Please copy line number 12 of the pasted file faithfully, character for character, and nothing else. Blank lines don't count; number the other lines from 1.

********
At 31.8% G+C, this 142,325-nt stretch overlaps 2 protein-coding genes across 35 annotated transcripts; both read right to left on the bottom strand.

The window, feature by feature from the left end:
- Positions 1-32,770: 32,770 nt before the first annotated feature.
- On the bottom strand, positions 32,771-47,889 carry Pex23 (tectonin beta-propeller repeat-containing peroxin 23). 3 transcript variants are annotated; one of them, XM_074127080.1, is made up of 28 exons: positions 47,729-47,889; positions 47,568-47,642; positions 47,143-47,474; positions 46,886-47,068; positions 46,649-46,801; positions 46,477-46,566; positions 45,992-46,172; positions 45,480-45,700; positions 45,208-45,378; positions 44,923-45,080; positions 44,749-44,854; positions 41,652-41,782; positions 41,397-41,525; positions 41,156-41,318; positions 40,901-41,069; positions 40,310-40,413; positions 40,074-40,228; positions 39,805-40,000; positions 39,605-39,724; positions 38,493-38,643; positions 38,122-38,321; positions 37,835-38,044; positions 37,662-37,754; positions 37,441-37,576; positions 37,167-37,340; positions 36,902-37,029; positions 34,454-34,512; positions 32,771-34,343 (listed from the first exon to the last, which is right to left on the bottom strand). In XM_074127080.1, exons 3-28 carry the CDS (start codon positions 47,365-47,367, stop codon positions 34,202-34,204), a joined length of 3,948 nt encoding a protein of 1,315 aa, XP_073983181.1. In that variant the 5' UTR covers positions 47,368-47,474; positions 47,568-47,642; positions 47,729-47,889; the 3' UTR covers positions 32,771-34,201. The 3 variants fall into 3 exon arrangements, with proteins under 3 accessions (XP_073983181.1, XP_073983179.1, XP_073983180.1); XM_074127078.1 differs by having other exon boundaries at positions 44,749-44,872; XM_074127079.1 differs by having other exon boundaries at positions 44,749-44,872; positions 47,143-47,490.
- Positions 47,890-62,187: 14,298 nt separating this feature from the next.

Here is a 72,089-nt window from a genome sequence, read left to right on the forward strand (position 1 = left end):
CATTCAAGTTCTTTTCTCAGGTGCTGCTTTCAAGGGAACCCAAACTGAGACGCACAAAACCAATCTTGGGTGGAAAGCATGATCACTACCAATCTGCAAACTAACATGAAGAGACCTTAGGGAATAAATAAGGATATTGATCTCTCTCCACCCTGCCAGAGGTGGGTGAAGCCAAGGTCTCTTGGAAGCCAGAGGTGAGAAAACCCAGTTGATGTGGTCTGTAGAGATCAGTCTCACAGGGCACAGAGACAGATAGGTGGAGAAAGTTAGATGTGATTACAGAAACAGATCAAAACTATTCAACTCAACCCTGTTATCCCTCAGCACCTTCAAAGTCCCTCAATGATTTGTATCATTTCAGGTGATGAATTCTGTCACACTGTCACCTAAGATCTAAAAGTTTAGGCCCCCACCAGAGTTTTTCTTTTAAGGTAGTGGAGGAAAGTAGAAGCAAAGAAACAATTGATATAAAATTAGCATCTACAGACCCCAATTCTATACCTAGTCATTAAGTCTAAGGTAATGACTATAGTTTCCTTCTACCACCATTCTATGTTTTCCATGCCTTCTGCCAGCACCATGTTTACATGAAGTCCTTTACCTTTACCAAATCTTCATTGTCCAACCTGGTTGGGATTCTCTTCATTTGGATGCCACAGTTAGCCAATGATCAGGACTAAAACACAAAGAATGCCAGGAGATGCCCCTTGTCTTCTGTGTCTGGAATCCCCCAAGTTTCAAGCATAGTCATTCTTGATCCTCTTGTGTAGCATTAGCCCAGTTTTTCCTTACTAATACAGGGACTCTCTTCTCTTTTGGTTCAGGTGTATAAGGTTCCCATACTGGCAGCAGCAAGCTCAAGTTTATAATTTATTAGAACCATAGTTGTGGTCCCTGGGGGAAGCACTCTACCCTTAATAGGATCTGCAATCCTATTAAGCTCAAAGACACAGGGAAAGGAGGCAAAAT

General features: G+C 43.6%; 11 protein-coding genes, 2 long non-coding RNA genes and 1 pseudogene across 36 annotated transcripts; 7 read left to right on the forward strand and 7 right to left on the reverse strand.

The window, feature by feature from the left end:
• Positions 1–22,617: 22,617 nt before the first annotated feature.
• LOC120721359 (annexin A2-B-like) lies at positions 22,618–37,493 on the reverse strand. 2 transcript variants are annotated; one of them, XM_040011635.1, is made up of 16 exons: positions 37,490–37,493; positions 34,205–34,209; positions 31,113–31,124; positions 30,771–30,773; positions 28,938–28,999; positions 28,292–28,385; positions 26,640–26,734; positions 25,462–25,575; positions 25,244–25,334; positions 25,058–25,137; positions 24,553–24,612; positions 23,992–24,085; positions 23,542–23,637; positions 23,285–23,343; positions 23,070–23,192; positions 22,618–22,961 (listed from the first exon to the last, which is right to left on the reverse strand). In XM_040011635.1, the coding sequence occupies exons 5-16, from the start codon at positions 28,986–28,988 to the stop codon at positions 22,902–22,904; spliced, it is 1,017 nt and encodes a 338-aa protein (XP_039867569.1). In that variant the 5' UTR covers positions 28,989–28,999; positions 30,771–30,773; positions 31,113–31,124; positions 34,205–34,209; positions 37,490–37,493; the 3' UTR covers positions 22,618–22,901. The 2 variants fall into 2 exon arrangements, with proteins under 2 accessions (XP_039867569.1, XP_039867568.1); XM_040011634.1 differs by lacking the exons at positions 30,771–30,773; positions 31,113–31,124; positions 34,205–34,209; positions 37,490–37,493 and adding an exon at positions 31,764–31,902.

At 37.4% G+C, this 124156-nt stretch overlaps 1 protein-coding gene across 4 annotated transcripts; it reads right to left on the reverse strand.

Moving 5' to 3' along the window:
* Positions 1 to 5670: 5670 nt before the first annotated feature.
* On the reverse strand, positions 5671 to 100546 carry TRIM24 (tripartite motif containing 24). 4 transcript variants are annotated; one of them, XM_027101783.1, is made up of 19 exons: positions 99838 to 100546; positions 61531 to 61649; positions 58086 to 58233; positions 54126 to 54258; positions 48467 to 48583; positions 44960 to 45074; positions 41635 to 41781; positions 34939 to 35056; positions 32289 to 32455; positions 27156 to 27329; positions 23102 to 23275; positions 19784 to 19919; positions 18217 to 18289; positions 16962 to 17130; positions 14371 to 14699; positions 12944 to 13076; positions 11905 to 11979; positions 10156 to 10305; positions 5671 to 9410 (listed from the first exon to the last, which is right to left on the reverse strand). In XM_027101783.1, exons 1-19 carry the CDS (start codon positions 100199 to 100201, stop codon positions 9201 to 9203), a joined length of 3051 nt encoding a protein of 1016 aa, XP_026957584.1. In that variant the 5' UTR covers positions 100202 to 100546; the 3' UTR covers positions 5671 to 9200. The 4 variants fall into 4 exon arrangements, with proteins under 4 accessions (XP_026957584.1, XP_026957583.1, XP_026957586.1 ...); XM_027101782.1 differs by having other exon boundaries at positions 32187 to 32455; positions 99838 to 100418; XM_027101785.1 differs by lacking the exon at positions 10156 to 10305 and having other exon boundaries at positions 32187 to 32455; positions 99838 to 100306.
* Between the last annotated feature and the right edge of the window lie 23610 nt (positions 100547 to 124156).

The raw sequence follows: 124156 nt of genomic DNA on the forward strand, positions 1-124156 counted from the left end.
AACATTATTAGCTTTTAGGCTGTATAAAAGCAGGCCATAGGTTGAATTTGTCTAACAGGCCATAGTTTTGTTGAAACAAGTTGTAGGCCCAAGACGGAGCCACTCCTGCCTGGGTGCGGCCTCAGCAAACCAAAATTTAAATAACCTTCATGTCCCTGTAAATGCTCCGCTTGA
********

At 37.4% G+C, this 124156-nt stretch overlaps 1 protein-coding gene across 4 annotated transcripts; it reads right to left on the reverse strand.